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Weymouth chairman expresses concern in plea for greater financial protection of non league clubs

Weymouth chairman Paul Maitland expresses concern in his plea for greater financial protection of non league clubs as this tough time.

While he wasn’t taking aim at the Premier League, instead Paul aimed his concerns towards ‘football’s top brass’, urging them  do more to help those further down the English football pyramid.

He’s already received widespread praise this season as on Saturday the 2nd of March, Weymouth hosted Torquay, who announced on the 22nd of February that they are set to go into administration.

Paul Maitland made the decision to donate £5 of every £16 adult away ticket to Torquay’s cause, keeping in mind the Terras having their own struggles back in 2009, coming came close to going into administration, with debts of around £900,000, and even in 2022 they faced the prospect of going out of business.

He also speaks on how we’ve seen the likes of Nuneaton fold, and many other clubs sadly on the brink…

He told Dorset Echo: “If you think about it, where do your Premier League clubs get their next set of homegrown players from that they have to have in their squads, or that they want to bring through their academy systems?

“They get them from grassroots football.

“If you don’t have a Weymouth, a Dorchester, a Portland or a Bridport where do those kids go and play football?

“They’re not all good enough to go straight into a Football League or Premier League academy, but some of them are further down.

“So, if you lose clubs, you actually lose the basis of how we produce players for this country.

“Eventually, that will have a knock-on effect at the very top level in terms of internationally.

“You can’t just keep bringing players from Europe or worldwide, otherwise our national team will suffer. So, there’s a much bigger picture that you have to try and protect the very bottom to support the very top.

“I’m not suggesting the Premier League are responsible for funding the clubs at the bottom. Why should they?

“They’ve got their own businesses to run and support, so they do what they have to do and you have to respect that.

“There needs to be some kind of way of trying to protect the bottom of the pyramid.

“I don’t know what the answers are but maybe there’s a bigger picture we’re all missing sometimes.

“You look at the Prem and the millions of pounds they’re overspending, points deductions, you just think: ‘How’s that being allowed to happen?

“The challenge of running a business like a non league football club is trying to increase revenue without going and relying on that sole person or group to fund you.

“There generally comes a point that that person either has had enough and steps away or, in a lot of cases, runs out of money.

“Football’s a strange business. You accept the fact that you’re not going to make any money, or very little, which goes against the whole concept of business. That’s the way it rolls.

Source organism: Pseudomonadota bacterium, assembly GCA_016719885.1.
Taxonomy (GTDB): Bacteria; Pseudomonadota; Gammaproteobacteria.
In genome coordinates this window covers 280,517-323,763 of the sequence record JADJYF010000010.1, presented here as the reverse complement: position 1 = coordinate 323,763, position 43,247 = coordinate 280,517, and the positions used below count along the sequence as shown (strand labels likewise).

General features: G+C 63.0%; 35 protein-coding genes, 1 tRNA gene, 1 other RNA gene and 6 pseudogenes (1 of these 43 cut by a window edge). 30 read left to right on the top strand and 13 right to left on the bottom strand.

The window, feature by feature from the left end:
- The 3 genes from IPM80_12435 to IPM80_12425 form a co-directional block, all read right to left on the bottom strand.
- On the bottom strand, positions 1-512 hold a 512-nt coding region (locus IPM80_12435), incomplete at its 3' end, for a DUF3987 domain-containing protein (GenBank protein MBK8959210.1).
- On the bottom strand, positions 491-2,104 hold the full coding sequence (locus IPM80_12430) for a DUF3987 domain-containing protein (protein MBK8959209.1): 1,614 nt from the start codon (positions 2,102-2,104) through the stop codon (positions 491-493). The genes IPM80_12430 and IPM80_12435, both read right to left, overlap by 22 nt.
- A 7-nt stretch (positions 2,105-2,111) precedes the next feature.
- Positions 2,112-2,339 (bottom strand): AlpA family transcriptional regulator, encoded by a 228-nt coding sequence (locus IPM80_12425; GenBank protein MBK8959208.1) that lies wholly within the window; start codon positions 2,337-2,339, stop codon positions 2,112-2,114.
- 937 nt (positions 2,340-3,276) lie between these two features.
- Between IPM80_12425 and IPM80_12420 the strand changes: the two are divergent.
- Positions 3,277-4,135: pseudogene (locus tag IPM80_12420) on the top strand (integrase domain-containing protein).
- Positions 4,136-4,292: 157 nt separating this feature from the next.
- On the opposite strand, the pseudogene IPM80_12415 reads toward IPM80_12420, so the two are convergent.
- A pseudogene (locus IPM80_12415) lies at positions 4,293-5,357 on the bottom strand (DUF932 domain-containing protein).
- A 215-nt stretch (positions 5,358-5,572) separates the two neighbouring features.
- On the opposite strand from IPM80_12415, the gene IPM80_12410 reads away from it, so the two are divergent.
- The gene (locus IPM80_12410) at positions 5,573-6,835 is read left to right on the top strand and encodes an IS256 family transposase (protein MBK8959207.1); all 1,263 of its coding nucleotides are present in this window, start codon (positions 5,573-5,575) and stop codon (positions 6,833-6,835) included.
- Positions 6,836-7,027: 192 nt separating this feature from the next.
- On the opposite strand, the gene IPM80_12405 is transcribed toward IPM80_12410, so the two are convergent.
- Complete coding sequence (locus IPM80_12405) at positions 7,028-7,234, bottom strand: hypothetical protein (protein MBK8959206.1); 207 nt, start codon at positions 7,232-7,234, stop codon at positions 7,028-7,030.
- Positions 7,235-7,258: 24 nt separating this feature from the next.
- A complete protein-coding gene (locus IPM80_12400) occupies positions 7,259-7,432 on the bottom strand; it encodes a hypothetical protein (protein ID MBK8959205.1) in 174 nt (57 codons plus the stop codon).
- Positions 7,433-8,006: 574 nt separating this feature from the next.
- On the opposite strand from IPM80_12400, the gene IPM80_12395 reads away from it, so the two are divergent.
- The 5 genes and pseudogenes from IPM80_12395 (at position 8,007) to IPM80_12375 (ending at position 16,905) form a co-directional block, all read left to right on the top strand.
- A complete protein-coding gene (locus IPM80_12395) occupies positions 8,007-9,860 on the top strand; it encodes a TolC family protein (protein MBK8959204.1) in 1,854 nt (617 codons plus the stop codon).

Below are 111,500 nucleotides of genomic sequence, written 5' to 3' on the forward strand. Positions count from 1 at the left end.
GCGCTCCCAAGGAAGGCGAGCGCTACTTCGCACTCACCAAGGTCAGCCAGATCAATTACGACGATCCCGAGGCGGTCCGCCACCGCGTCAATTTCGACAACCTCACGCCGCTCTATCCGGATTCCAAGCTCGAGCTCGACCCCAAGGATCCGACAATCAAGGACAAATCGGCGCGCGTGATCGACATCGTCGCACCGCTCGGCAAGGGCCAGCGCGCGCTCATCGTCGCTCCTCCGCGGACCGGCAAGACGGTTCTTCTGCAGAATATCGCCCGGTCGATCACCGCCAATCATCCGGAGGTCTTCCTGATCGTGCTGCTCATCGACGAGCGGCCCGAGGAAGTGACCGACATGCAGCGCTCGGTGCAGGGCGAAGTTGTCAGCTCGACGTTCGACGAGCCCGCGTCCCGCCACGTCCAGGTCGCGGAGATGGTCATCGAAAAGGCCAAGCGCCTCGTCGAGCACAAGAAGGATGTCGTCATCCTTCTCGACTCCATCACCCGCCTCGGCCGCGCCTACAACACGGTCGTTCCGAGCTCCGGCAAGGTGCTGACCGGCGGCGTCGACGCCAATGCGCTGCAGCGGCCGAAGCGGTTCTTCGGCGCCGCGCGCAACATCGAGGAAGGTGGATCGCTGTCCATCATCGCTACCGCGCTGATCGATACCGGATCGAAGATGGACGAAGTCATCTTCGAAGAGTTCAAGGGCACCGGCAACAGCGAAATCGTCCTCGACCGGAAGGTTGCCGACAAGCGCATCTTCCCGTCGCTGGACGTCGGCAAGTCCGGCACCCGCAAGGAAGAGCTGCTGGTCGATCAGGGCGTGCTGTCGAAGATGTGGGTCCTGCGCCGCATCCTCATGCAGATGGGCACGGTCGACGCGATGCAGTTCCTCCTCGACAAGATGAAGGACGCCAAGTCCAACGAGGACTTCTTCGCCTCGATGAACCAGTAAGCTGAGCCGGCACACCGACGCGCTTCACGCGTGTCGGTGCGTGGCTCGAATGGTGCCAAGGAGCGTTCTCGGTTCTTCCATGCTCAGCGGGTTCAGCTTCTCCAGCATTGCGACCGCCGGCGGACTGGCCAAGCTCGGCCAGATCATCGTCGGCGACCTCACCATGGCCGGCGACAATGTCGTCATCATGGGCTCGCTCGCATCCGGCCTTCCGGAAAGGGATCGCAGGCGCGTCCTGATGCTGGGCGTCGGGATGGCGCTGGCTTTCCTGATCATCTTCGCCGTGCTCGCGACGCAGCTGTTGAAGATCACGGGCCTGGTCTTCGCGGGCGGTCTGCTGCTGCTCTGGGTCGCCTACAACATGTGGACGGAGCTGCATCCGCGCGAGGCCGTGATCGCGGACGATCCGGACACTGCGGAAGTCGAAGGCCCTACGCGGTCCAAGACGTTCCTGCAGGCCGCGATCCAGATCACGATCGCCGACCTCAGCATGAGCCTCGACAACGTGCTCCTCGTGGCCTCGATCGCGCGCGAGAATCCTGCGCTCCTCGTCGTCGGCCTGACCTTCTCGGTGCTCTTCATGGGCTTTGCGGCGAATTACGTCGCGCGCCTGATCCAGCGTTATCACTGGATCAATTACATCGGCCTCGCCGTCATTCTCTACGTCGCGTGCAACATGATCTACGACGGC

“The next few years ahead, especially with the country in the position we’re in at the moment, it is a tough financial climate, it will be interesting to see in five years if all of these non league clubs are still operating, or at the levels they’re at at the moment.

“You see phoenix clubs. Nuneaton went this season for slightly different reasons. Will they get back?”


Torquay United would like to provide our supporters with an update regarding funds raised by Weymouth FC during our recent away game in Dorset.

Following the kind decision of Weymouth FC to donate £5 from every away ticket sold at the Bob Lucas Stadium to the Torquay United Supporters Trust (TUST) in order to help fund TUFC employee wages, Torquay United can now confirm TUST have confirmed they have received a total of £2,705.29 from The Terras, which comprises of £2,370 from gate receipts, £253.93 from a bucket collection, and £81.36 from badge sales.

This is not only a significant donation, but also an extremely generous one from a club that not too long ago faced a similar battle for survival themselves. To all our friends at Weymouth FC, everyone at Plainmoor would like to extend its heartfelt thanks and appreciation for this kind gesture.

In addition to the £2,705.29 donated by Weymouth FC, the TUST have contributed £294.71 in order to round up the donation which has been paid by TUST to the club of £3,000. The Club would also like to thank TUST for adding to Weymouth’s total, and we can confirm that all the funds raised will be used solely to help the club fund its player and staff wages for the month of March.

The continued support of our supporters, sponsors, local community and the wider football family continues to surprise, and also strengthen our resolve, as we look to not only keep our beloved Football Club alive, but also set the foundations for a brighter and more sustainable future for TUFC.

We will be looking to provide our supporters with another update later this week, but for now, we would like to place on record our sincere gratitude to Weymouth FC for contributing towards our continued battle for survival.

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